Paying homage to formal terms

bowingThis is one of my pet peeves – and something I have written about in various books. People get focus on ‘technical terms’ and fail to grasp the real meaning. Here is an example I just received in an email from a teacher:

I am wrestling with task validity. It’s regarding a question evaluating the use of lab experiments in terms of validity in comparison with use of questionnaires. Some of my students have written that lab exp may lack task validity but questionnaires have task validity (because lab exp may have a task such as giving electric shocks to a participant but questionnaires are tasks that are not unusual in everyday life). I suppose my query is over this – yes can do a task in lab exp that may lack validity e.g. recalling  words from a list to test memory, but in a questionnaire the ‘task’ is the questionnaire (therefore the research method) so is it possible to use the point as ‘task validity’?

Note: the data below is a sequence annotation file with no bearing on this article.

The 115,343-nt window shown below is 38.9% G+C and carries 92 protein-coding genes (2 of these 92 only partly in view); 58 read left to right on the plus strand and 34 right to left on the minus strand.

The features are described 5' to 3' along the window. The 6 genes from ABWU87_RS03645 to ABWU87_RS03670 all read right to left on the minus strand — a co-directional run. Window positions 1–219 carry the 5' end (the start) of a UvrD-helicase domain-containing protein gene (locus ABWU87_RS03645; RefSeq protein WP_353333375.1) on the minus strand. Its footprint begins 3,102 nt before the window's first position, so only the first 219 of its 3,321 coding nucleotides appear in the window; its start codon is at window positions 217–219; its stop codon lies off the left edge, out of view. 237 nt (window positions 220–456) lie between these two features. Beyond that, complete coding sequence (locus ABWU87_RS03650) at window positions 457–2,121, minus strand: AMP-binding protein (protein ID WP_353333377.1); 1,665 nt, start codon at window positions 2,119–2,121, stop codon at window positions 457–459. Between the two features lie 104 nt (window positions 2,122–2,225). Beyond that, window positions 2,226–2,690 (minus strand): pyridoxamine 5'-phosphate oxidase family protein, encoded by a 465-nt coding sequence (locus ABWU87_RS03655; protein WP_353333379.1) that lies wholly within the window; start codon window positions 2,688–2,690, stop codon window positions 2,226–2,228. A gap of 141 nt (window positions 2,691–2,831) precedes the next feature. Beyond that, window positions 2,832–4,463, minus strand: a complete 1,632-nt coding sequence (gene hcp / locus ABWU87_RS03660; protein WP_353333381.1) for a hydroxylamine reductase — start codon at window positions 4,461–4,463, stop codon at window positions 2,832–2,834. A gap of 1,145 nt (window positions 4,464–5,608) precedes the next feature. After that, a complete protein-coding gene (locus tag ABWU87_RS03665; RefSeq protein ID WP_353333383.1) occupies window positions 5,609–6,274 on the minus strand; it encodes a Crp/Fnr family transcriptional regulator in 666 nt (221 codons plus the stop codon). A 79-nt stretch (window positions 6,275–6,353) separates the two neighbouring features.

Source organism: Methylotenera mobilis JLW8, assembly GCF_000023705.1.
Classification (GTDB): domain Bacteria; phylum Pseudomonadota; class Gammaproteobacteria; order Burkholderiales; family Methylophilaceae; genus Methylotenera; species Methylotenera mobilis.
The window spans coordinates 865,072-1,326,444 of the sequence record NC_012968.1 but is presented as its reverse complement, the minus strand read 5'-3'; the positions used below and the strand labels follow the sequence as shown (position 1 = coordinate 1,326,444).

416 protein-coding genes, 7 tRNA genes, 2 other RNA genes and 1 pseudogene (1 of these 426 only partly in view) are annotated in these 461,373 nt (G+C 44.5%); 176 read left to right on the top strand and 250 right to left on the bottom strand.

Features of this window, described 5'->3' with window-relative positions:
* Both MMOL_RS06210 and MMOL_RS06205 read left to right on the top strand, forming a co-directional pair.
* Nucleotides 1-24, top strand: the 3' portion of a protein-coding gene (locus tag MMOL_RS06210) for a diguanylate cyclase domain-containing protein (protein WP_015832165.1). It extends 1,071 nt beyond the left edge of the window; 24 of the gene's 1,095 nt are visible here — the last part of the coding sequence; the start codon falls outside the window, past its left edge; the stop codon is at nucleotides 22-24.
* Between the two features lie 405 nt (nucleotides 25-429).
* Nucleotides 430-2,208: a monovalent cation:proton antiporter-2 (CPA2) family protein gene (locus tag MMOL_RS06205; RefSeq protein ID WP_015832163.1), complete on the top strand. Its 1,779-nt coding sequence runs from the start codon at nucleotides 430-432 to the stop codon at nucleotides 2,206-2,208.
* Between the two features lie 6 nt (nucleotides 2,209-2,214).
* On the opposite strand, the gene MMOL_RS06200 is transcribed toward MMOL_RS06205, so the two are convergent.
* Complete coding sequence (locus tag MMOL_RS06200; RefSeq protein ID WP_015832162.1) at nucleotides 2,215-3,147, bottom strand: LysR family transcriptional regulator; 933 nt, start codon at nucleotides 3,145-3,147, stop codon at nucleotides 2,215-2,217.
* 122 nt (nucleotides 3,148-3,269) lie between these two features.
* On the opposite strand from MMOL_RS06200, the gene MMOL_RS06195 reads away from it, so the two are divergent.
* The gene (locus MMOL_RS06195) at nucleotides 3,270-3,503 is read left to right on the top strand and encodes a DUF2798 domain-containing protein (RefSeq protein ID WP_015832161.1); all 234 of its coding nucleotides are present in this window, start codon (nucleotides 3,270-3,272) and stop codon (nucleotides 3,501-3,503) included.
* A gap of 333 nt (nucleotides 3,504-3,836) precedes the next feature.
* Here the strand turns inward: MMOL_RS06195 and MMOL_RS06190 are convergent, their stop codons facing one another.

My answer:

I haven’t used the phrase ‘task validity’ but can see what it means. I think the problem often is getting too focused on the terminology rather than the meaning. Yes in an experiment or in fact just an investigation one issue with generalisability is the task that participants are doing which may be rather contrived. I suppose in a similar way any questionnaire requires people to think about what how they might behave or eport their thoughts and this lacks validity because we have no way of knowing whether it really represents how they do behave or what their views really are (they might say they are left wing but not actually think that way). In any exam just saying ‘it lacks task validity’ will gain few marks – the main point is to explain what you mean.
The fact that you don’t do questionnaires in everyday life is totally irrelevant to assessing the value of any research. You don’t do psychology experiments in everyday life but that isn’t relevant to the task validity. Best to try to stop students latching on to jargon terms.
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